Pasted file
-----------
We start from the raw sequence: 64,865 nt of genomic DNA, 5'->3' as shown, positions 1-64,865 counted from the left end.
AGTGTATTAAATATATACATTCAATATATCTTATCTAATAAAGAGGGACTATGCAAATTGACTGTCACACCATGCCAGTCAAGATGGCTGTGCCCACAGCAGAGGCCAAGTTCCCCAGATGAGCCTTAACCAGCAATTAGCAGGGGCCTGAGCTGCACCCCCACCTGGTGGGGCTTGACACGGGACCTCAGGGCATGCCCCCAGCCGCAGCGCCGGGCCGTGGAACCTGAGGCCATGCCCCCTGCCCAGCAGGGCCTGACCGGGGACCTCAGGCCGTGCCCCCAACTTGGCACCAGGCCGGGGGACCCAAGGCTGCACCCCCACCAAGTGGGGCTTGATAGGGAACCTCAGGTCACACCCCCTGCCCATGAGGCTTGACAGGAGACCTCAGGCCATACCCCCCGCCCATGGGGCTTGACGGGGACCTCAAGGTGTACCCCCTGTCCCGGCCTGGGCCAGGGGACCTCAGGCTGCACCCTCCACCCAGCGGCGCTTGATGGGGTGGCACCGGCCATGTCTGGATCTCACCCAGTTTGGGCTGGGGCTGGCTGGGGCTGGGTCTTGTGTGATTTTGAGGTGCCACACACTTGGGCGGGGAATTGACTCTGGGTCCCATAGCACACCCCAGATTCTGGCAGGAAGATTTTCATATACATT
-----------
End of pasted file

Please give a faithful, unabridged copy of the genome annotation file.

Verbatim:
We start from the raw sequence: 64,865 nt of genomic DNA, 5'->3' as shown, positions 1-64,865 counted from the left end.
AGTGTATTAAATATATACATTCAATATATCTTATCTAATAAAGAGGGACTATGCAAATTGACTGTCACACCATGCCAGTCAAGATGGCTGTGCCCACAGCAGAGGCCAAGTTCCCCAGATGAGCCTTAACCAGCAATTAGCAGGGGCCTGAGCTGCACCCCCACCTGGTGGGGCTTGACACGGGACCTCAGGGCATGCCCCCAGCCGCAGCGCCGGGCCGTGGAACCTGAGGCCATGCCCCCTGCCCAGCAGGGCCTGACCGGGGACCTCAGGCCGTGCCCCCAACTTGGCACCAGGCCGGGGGACCCAAGGCTGCACCCCCACCAAGTGGGGCTTGATAGGGAACCTCAGGTCACACCCCCTGCCCATGAGGCTTGACAGGAGACCTCAGGCCATACCCCCCGCCCATGGGGCTTGACGGGGACCTCAAGGTGTACCCCCTGTCCCGGCCTGGGCCAGGGGACCTCAGGCTGCACCCTCCACCCAGCGGCGCTTGATGGGGTGGCACCGGCCATGTCTGGATCTCACCCAGTTTGGGCTGGGGCTGGCTGGGGCTGGGTCTTGTGTGATTTTGAGGTGCCACACACTTGGGCGGGGAATTGACTCTGGGTCCCATAGCACACCCCAGATTCTGGCAGGAAGATTTTCATATACATT